A person gardening under a shady tree to avoid the heat

Navigating the Summer with Heat Intolerance

The arrival of summer always brings along a sense of apprehension for me. I’m a Jersey girl – born and raised. So for the past 43 years I have been spending my summers on the beach (or as we like to say “down the shore”). I also love shopping at the farmers markets on the weekends. And now that I’m a mom, I love spending time at the park with my daughter.

What do all of these have in common? They’re all outdoor activities in the heat of the summer – not exactly the ideal scenario for me living with heat intolerance thanks to my MS diagnosis in 2016.

MS can put a major kink in summer activities

So as in many similar situations, I am seeking that dance between honoring my body’s needs due to the limitations of MS, but also determined to still create meaningful experiences in my life.

It’s always a dance, isn’t it? Sometimes we need a little more rest, other days we feel good enough to rally. With MS, I’m always evaluating the circumstance of that moment. Is this a time when I’m okay to move forward, or is this a time I need to scale back?

So, how do we juggle the desires of our heart with the needs of our body? How do we enjoy the summer without pushing our limits?

How I manage the heat

Here's what I've learned from my dance with MS in the summer heat. I’m sharing it in hopes that it can help you, and I would love to know, in the comments below, what’s working for you so we can learn from you too.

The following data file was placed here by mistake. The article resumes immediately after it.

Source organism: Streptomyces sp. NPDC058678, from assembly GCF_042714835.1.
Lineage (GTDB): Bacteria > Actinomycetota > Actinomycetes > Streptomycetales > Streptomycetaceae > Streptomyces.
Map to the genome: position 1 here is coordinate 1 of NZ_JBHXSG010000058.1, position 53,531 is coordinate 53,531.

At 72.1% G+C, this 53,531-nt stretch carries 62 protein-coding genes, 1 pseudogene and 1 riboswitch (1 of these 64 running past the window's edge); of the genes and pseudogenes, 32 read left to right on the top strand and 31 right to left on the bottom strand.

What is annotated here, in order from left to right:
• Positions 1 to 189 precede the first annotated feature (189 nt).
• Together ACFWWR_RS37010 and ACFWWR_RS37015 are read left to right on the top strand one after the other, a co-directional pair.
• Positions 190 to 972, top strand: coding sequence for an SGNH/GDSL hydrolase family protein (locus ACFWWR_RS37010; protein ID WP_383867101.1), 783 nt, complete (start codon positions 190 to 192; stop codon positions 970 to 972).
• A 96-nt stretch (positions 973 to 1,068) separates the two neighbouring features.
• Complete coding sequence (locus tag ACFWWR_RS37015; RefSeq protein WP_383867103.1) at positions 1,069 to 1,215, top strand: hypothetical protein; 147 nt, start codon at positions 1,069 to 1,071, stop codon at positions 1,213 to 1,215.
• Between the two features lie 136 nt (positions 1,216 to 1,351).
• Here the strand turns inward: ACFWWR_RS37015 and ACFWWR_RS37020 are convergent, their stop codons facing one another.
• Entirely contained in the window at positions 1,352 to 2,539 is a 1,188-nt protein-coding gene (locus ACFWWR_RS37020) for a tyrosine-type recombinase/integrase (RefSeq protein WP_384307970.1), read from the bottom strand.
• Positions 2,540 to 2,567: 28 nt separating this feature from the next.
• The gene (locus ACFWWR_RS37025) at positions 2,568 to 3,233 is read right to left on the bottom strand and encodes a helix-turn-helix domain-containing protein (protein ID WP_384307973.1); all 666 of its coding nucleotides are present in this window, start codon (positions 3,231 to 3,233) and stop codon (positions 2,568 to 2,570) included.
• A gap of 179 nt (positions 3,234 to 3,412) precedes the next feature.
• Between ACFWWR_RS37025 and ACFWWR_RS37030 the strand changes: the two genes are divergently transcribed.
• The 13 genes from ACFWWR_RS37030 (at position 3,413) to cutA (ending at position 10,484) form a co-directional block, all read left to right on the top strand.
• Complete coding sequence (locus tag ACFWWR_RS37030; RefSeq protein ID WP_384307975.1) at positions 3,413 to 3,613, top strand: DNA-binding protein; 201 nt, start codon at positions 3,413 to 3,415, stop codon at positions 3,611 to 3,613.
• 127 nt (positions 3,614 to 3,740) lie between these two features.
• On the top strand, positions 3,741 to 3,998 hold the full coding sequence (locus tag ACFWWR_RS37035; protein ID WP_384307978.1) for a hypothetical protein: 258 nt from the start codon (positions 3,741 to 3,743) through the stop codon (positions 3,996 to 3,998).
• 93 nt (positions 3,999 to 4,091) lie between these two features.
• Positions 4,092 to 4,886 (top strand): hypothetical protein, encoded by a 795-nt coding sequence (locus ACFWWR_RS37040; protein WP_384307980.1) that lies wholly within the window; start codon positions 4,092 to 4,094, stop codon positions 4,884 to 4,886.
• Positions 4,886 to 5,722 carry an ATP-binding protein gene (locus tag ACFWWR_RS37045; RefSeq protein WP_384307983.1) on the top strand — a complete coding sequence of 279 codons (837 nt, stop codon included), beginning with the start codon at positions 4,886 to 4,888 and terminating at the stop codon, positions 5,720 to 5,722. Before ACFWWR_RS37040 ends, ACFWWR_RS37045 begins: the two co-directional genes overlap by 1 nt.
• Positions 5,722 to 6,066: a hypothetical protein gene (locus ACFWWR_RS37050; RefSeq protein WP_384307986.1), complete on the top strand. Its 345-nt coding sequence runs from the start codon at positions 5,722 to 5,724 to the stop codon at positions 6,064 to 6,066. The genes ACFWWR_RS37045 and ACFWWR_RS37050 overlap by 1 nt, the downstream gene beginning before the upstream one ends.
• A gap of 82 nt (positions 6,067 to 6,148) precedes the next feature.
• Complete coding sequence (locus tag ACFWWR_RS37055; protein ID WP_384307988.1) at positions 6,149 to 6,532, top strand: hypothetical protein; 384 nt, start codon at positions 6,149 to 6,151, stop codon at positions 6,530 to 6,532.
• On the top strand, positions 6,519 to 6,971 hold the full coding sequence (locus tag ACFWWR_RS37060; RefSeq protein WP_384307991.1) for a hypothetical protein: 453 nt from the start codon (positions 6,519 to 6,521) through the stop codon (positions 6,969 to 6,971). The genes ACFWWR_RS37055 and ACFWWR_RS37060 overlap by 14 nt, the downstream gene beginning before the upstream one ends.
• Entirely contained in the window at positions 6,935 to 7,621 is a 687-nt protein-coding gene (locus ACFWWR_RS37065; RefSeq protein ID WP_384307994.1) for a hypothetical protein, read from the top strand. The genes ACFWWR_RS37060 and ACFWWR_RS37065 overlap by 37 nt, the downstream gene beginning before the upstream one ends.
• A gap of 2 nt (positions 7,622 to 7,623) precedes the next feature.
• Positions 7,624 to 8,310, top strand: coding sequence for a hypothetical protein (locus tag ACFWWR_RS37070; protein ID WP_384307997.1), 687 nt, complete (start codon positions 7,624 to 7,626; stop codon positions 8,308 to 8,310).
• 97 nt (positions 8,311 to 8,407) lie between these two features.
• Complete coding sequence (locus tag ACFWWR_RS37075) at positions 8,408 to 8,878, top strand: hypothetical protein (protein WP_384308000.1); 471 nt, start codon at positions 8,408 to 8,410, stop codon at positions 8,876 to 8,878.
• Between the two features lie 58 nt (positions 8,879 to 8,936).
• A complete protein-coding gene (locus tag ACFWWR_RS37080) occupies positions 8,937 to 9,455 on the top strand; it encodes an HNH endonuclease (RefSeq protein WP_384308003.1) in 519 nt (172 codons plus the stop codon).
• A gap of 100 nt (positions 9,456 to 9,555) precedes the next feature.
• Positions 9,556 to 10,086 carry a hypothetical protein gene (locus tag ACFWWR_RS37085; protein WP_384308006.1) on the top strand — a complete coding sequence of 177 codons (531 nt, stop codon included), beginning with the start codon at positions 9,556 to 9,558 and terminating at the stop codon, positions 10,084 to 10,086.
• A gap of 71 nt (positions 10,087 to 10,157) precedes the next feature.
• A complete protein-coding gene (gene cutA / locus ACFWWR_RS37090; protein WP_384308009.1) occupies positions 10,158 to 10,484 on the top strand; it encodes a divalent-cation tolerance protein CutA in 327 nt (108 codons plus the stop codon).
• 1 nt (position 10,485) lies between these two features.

Stay cool

Thank you captain obvious, right? But I do find it helpful to pause and ask myself how I can best stay cool in every new environment that I encounter. For my beach days, that means having an umbrella and taking frequent dips into the cool ocean. For my farmers market days, it may be wearing an ice vest and for the park days, it means staying in the shade and wearing a hat. It’s different for each day and each environment, so re-evaluating is always helpful.

Hydrate, hydrate, hydrate

Honestly, I always carry a water bottle with me year-round. It’s just a habit that I got into. During the summertime, I add ice and make sure that I’m sipping throughout the day – these small sips throughout the day are also a little easier on the bladder, too!

Plan ahead

If I’m planning a day out, I try to schedule activities in the morning or late afternoon when the sun isn't so intense. I also choose shaded or air-conditioned locations. And of course, planning a light, loose-fitting outfit will be helpful, too.

Listen to the body

Living with MS, it’s easy to feel like our body is working against us, but I really try to treat my body with compassion, even when I’m not happy with how it’s acting. The body is our best guide. If I start to feel overheated, I change my environment and take a break, and I don’t wrap myself in guilt because of it.

Be honest

I come from a belief that it’s always better to overcommunicate, even on the things that I may feel uncomfortable addressing like the limitations of MS. If I’m making plans with family and friends, I have to be upfront about my heat sensitivity. They're always understanding and accommodating, but I can’t assume that they know my needs unless I clearly communicate them.

A balancing act

Again, this is all a balancing act. No two experiences with MS are the same, so how can we expect to predict a perfect plan that avoids all problems? We can’t, so don’t put that pressure or expectation on yourself.

Have compassion with yourself. You’re managing MS, which is no easy feat, and you’re still trying to get the most out of life. We can care for our body and heart’s desires. We just need patience and compassion along the way.

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